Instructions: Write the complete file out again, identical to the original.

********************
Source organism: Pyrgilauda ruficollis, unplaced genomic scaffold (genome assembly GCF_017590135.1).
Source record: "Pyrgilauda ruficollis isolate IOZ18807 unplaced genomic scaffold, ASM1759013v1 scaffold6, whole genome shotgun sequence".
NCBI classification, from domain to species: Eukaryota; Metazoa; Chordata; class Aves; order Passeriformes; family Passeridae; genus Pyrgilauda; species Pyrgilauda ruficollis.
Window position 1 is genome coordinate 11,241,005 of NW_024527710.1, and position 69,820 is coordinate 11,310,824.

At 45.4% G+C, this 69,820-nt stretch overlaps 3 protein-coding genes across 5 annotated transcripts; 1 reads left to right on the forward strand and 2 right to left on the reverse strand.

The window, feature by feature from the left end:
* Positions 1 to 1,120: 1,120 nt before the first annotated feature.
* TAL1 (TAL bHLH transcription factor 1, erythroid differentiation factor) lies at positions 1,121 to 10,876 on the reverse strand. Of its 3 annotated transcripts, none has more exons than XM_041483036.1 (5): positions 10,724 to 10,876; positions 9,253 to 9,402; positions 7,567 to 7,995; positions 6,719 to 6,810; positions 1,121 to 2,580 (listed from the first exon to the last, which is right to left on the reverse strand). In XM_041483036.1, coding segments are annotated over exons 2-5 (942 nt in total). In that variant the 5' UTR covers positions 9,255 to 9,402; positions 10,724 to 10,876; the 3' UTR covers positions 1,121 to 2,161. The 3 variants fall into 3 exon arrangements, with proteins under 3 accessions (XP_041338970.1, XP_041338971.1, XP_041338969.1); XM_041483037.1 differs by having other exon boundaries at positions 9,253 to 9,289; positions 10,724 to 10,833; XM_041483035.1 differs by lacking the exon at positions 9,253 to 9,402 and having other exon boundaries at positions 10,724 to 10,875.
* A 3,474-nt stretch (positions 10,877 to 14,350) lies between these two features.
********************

Source organism: Pyrgilauda ruficollis, unplaced genomic scaffold (genome assembly GCF_017590135.1).
Source record: "Pyrgilauda ruficollis isolate IOZ18807 unplaced genomic scaffold, ASM1759013v1 scaffold6, whole genome shotgun sequence".
NCBI classification, from domain to species: Eukaryota; Metazoa; Chordata; class Aves; order Passeriformes; family Passeridae; genus Pyrgilauda; species Pyrgilauda ruficollis.
Window position 1 is genome coordinate 11,241,005 of NW_024527710.1, and position 69,820 is coordinate 11,310,824.

At 45.4% G+C, this 69,820-nt stretch overlaps 3 protein-coding genes across 5 annotated transcripts; 1 reads left to right on the forward strand and 2 right to left on the reverse strand.

The window, feature by feature from the left end:
* Positions 1 to 1,120: 1,120 nt before the first annotated feature.
* TAL1 (TAL bHLH transcription factor 1, erythroid differentiation factor) lies at positions 1,121 to 10,876 on the reverse strand. Of its 3 annotated transcripts, none has more exons than XM_041483036.1 (5): positions 10,724 to 10,876; positions 9,253 to 9,402; positions 7,567 to 7,995; positions 6,719 to 6,810; positions 1,121 to 2,580 (listed from the first exon to the last, which is right to left on the reverse strand). In XM_041483036.1, coding segments are annotated over exons 2-5 (942 nt in total). In that variant the 5' UTR covers positions 9,255 to 9,402; positions 10,724 to 10,876; the 3' UTR covers positions 1,121 to 2,161. The 3 variants fall into 3 exon arrangements, with proteins under 3 accessions (XP_041338970.1, XP_041338971.1, XP_041338969.1); XM_041483037.1 differs by having other exon boundaries at positions 9,253 to 9,289; positions 10,724 to 10,833; XM_041483035.1 differs by lacking the exon at positions 9,253 to 9,402 and having other exon boundaries at positions 10,724 to 10,875.
* A 3,474-nt stretch (positions 10,877 to 14,350) lies between these two features.